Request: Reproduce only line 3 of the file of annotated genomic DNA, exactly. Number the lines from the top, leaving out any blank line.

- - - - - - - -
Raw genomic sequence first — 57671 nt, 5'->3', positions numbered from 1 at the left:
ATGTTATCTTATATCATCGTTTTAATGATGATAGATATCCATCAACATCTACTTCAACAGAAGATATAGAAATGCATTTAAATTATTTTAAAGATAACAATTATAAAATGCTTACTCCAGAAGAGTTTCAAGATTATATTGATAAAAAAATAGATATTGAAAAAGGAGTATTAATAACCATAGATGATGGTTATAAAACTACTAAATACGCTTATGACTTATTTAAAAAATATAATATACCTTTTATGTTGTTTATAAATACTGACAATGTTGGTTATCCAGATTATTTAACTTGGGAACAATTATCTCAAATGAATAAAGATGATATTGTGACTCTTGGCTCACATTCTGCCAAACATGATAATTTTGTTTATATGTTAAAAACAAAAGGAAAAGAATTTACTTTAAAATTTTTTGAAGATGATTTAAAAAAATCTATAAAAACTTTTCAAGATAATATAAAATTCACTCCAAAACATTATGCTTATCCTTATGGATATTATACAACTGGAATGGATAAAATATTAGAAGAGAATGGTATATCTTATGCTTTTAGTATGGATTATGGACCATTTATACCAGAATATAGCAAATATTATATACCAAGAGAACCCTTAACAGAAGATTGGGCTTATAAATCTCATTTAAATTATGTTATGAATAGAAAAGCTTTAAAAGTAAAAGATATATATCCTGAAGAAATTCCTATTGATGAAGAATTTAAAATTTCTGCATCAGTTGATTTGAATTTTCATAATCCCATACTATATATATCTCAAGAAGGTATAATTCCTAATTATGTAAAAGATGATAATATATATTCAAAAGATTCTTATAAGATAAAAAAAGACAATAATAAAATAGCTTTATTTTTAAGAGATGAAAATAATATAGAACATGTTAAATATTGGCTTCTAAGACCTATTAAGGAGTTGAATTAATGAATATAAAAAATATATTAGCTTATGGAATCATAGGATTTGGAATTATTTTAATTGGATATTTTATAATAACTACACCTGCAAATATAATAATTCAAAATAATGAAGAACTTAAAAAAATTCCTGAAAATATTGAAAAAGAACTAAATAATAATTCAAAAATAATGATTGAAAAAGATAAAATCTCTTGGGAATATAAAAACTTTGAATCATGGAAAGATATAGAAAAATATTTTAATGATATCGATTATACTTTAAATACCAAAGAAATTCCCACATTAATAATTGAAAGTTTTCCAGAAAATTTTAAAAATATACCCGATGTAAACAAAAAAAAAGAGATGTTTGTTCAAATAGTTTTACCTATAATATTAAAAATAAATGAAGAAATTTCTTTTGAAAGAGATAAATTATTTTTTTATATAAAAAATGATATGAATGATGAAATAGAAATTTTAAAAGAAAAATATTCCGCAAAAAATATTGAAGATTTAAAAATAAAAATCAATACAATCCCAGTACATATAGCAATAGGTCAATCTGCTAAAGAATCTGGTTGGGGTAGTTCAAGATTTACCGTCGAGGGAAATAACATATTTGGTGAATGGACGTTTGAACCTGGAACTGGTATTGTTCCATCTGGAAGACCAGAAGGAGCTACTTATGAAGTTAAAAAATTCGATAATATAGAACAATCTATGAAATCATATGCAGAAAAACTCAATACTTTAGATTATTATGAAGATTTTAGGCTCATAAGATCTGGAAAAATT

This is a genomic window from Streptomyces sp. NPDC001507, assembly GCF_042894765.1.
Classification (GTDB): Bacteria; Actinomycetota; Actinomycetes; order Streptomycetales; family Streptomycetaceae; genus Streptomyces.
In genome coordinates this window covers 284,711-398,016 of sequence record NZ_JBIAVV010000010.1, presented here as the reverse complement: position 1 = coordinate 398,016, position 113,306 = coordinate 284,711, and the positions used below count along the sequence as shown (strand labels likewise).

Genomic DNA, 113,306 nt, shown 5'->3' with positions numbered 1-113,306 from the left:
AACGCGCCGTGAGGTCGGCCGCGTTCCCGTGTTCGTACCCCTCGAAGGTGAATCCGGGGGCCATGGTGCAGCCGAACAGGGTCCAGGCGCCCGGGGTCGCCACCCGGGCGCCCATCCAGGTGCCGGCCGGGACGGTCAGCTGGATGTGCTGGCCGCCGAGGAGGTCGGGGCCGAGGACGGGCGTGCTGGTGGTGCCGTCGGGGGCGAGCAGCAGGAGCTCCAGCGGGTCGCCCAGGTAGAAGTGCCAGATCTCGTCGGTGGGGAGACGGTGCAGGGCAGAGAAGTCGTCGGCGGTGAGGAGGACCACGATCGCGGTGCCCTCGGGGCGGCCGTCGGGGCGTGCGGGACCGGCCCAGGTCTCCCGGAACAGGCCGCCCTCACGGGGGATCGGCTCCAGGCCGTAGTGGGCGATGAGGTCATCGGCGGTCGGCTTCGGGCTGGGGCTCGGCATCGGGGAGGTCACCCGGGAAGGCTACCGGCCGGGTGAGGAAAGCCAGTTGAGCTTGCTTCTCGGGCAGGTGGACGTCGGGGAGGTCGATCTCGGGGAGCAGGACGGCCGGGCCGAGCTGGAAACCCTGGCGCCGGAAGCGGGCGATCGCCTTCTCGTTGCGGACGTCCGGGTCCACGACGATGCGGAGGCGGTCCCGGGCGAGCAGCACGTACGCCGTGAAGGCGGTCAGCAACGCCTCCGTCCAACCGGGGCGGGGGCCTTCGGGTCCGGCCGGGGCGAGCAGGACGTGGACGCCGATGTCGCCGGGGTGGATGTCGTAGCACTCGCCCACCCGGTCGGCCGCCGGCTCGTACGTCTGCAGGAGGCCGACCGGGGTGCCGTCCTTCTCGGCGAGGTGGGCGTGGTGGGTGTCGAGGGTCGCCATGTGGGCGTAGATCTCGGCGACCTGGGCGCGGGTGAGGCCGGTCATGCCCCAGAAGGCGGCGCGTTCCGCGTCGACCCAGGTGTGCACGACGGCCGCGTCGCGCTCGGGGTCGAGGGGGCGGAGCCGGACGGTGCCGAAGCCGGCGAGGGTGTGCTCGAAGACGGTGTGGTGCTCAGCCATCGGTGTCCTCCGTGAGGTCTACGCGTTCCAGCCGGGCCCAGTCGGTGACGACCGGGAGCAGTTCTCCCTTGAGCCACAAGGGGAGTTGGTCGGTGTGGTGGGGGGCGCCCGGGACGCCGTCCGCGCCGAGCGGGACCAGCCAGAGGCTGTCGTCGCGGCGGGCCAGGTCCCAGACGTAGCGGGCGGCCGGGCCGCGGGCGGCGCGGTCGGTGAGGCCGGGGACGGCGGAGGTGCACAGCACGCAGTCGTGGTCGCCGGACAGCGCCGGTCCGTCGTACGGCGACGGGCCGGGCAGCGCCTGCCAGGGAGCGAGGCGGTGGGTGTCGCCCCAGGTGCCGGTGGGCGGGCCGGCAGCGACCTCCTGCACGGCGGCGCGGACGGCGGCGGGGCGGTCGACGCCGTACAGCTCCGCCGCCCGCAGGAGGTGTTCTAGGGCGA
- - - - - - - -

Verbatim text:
This is a genomic window from Streptomyces sp. NPDC001507, assembly GCF_042894765.1.